April 15, 2010, 11:36 AM
Filed under: Comment, Identity, Israel, Zionism | Tags: , , , , , , , ,

This week marks the 62nd year of independence of the modern State of Israel. So let’s explore the ‘ism‘ that inspired, and facilitated the path towards a state for the Jewish people of the world.

If you will it, it is no dream  – Teddy Herzl

There is certainly an element of pride associated with Zionism, but it is not to be confused with nationalism (a pride-filled ideology though it may be). In fact, Zionism at its origin is more about the expression of self-determination, and self-determination is about feeling worthy as a nation of the elements of nationhood that others enjoy. Elements of nationhood can include common language, culture, traditions, symbols and of course geography – the latter being the uniquely absent component when one of the first Zionists, Theodore Herzl, cooked up this hair-brained scheme to get Jewish nationhood back on the menu.

However, Zionism at its origins was not widely accepted as a national movement – most Jews lived as ‘guests’ in countries in Eastern Europe and the Middle East. Despite the threat and implications of violence, discrimination and expulsion (see England in 1290 CE, Spain, 1492 CE, Kiev, 1886 – click here for a full list of Jewish ‘Fugees) many didn’t appreciate the necessity of a national homeland. Unfortunately, it took a hundred years and millions of lives for the international community to realise this as a requirement for the safety and continuity of the Jewish people.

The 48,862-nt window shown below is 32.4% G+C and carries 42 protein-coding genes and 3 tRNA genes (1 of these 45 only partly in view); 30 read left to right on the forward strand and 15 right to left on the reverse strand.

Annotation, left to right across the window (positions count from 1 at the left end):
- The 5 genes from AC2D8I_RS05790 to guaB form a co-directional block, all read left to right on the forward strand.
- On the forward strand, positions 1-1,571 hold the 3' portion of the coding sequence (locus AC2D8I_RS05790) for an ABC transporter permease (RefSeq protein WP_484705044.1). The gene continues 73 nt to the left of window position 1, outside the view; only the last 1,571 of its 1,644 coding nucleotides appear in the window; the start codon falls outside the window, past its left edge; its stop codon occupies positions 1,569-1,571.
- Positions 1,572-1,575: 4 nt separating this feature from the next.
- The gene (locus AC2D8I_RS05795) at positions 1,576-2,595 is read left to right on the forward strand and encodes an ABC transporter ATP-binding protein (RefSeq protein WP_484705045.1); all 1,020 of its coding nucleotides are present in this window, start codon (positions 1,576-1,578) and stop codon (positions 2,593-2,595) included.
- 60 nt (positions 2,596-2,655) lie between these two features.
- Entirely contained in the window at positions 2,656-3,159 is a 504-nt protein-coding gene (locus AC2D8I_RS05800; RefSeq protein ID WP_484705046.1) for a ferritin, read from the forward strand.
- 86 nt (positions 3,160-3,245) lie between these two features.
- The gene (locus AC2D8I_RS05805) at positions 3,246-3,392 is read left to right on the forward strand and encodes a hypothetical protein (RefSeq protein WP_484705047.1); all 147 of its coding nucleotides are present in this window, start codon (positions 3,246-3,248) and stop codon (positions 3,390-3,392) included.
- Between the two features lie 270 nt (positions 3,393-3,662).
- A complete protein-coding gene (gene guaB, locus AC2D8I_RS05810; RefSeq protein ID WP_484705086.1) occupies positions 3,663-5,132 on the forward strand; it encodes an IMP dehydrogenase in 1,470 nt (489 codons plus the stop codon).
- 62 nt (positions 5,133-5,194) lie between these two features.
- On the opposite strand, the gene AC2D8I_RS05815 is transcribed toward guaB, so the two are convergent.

Currently, the image of Zionism is bound up in the current politics of the State of Israel. Perhaps it should be. But there are many forms, and many understandings of this ideology, and it’s important to see them not as a homogenous belief, but as focused manifestations of our identity as Jewish people – members of the tribe, individuals who identify as Jews, children born of Jewish parents, and people who subscribe to the tenants of faith, cultural norms and traditions of a 3000 year old history of a people – a people dispersed, and then, through the hope of Zionism, brought back together again..